As we’ve mentioned before, one of the very first comic books I purchased was The Dark Knight Returns. I hadn’t really paid attention to comics when I was younger, maybe reading some friends’ Hot Stuff, Archie, war, and superhero comics here and there, so TDKR was a big surprise. The format alone (book-bound, vibrant art, mature storytelling, mini-series) was unusual and captivating to me. With only four books in the series to dive into, I wanted more and chased down other works by the creative team: Frank Miller, Klaus Janson, and Lynn Varley. A store clerk suggested Ronin, which Miller and Varley had done (sans Janson) a few years earlier. Although published by DC, Ronin was a creator-driven project that had no connection to the DC universe. It’s a sci-fi/fantasy story with eastern themes. Trippy and complex psychologically. Worth recommending.
Anyway, one of the primary reasons I fell in love with The Dark Knight Returns and Ronin was the richness of the colors throughout the books. The reds (I love red) were so vivid. I’m sure a lot of it had to do with improvements to printing technology, but the colorist, Lynn Varley, clearly had supreme talent.
So, I asked around to see what else he or she (Lynn could be either, right?) had done. Nobody knew nothin’. I found a couple of Lone Wolf and Cub books (which are not really our thing) with his or her name on it, but that was pretty much it.
Then, along came the World Wide Web. Eventually, I got around to searching for “Lynn Varley” but found practically nothing, again. What little I did glean was that she was a she and that she was the wife of Frank Miller. I found a couple of additional credits, but for the most part I had no idea who this color magician was.
Anyway, now it’s 2013 and one would think that anything and everything that there is to say about anything and everything would be easily accessible through Google. Think again. Go try to find some details about Lynn Varley. Other than discovering that she divorced Miller (or he divorced her – even that’s not clear) in 2005, and that she colored some additional stuff for Frank (300, The Dark Knight Strikes Again (which, by the way, is not at all like the very satisfying Pink Panther Strikes Again but much more like Son of Pink Panther, Elektra Lives Yet Again, and Big Guy and Rusty the Boy Robot), details about her are very difficult to nail down.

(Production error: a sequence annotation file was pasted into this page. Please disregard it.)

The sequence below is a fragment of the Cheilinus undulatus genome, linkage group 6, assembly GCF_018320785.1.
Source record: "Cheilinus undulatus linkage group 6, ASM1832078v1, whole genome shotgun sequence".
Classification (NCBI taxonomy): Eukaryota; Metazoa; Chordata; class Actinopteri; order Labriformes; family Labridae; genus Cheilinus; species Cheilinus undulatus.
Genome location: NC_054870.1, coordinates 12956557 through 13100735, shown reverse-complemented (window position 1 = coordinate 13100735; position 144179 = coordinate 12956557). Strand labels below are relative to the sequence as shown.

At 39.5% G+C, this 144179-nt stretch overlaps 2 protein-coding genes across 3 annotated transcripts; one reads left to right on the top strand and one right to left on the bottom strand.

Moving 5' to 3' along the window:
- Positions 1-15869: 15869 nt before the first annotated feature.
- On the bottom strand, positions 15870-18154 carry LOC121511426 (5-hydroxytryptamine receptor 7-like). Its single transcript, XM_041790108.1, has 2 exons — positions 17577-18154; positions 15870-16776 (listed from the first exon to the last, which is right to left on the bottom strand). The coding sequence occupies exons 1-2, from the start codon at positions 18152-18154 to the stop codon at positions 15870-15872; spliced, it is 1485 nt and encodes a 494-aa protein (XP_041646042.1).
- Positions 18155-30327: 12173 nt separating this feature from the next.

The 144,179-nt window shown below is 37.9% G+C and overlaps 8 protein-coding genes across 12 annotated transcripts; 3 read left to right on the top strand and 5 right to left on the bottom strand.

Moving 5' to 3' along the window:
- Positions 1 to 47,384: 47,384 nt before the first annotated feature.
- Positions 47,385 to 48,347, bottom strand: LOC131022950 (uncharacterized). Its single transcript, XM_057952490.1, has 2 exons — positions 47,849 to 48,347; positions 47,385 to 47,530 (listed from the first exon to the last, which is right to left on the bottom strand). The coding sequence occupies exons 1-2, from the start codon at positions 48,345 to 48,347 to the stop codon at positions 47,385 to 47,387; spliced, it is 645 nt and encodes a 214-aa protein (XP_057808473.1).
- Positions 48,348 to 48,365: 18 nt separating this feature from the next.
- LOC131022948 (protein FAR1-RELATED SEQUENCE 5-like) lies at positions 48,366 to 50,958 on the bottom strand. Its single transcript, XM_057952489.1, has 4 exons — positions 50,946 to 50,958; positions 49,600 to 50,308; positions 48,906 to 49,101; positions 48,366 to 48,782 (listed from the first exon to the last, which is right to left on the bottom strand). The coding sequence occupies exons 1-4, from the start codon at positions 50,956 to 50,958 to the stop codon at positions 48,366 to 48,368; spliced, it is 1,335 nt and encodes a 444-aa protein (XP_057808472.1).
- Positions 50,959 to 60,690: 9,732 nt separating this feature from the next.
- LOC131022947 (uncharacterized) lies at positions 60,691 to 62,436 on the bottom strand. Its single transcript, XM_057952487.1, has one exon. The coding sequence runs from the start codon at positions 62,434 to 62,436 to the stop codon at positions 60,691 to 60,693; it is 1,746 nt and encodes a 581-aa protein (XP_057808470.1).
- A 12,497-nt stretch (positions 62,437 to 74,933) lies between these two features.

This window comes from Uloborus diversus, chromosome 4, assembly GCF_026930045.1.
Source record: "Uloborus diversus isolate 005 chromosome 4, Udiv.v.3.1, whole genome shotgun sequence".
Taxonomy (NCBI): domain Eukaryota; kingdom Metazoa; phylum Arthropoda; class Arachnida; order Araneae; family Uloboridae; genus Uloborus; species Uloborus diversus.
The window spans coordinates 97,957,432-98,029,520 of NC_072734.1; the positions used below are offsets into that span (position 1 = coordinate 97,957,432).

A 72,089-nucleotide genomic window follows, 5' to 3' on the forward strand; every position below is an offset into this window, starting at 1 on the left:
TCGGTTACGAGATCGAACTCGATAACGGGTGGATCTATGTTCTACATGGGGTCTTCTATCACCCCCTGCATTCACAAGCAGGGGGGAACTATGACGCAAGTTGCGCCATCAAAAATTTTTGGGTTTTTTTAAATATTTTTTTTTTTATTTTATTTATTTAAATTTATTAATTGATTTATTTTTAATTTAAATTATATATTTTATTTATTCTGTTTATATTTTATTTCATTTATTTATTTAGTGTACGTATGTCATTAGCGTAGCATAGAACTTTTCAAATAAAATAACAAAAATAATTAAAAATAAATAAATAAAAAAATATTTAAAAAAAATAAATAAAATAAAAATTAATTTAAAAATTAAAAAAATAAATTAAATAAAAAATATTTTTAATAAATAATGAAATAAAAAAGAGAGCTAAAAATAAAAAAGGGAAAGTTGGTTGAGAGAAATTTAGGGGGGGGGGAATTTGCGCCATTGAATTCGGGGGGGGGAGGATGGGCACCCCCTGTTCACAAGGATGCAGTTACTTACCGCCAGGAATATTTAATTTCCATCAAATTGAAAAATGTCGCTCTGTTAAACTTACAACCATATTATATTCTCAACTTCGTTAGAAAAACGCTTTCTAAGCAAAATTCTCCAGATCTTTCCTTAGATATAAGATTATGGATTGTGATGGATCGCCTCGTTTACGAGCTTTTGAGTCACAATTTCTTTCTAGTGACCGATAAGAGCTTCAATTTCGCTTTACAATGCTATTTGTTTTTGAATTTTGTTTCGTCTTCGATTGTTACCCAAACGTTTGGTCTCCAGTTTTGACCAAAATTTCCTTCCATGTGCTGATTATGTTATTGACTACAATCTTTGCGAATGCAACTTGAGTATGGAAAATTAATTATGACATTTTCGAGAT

And it gets worse. In my search for more details about Lynn, I realized I hadn’t seen any photographs of her. I put up a valiant effort (well, that’s questionable because I have a very short attention span and I am famously lazy) and still came up blank. Then, a couple of days ago I was reading up on the next Sin City movie and saw Happy Frank vamping around some red carpet with a dame dangling off his arm. The picture descriptions noted that the dame was Lynn Varley. Here is one of those pictures, along with my patented idiotic vandalism.
Trouble is, that’s not Lynn Varley. It’s Kimberly Halliburton Cox, a Shakespeare scholar, and purportedly a hairless, pasty chimp.* Kim has been with Frank since they stumbled into each other at ShopRite Liquors in Hoboken in 2007. Their torrid affair has included several indictments for domestic abuse, rabble-rousing, public nuisances involving alcohol, and a bunch of other minor crimes I don’t want to bother making up. Kim had a turn at acting as a minor character in the unfortunate rendition of Will Eisner’s The Spirit. Just sayin’. Not sure what, but … I’m just sayin’.
* So, the story goes that Kimberly Halliburton Cox apparently didn’t much care for one of her boyfriend’s employees. She went ape-shit (really; that’s the reason for the chimp reference) and spread her feces across the desk of the maligned employee. Now, now. There are always two (or more) sides to a story. Of course there is the possibility that the former employee, Joanna Gallardo-Mills, may have committed horrible acts of her own. But we don’t know that. And she’s not the one being sued. And … seriously? Who strips off their underwear and puts it along with a used tampon in an employee’s work space? And, is the act of throwing telephones at people ever a good idea in the work place? This kind of craziness reminds me of another loony comic book matron, Nancy Silberkleit. Anyway, read more on this bizarre story.
Be aware that, although rare, the Internet is occasionally wrong. Maybe there’s another side to this story we’re not hearing. Maybe Perez Hilton did something on it. Maybe some day I’ll care enough to go look again.
Anyway, long story shorter, I rolled up my sleeves and found a few obscure pictures of this very difficult to locate woman. Lynn, if you catch wind of this post and aren’t too camera-shy to do so, please (1) post some additional pictures of yourself preferably in the act of coloring stuff, and (2) give us some more opportunities to enjoy your work (preferably not with Frank – we’re pissed off at him at the moment due to his insane banter about the Occupy Wall Street movement).
Oh, c’mon! What? Is Lynn akin to Bigfoot? The Loch Ness Monster? Was she going for the whole Shroud of Turin look in the picture to the left? We’re seriously beginning to wonder if Lynn is in the Witness Protection Program. Wikipedia has nothing more than a stub on Lynn and … surprise, surprise … no picture. C’mon Wikipedia! I paid my $5 donation, dammit!
Here’s a comprehensive (we can only suppose) list of credits for Lynn.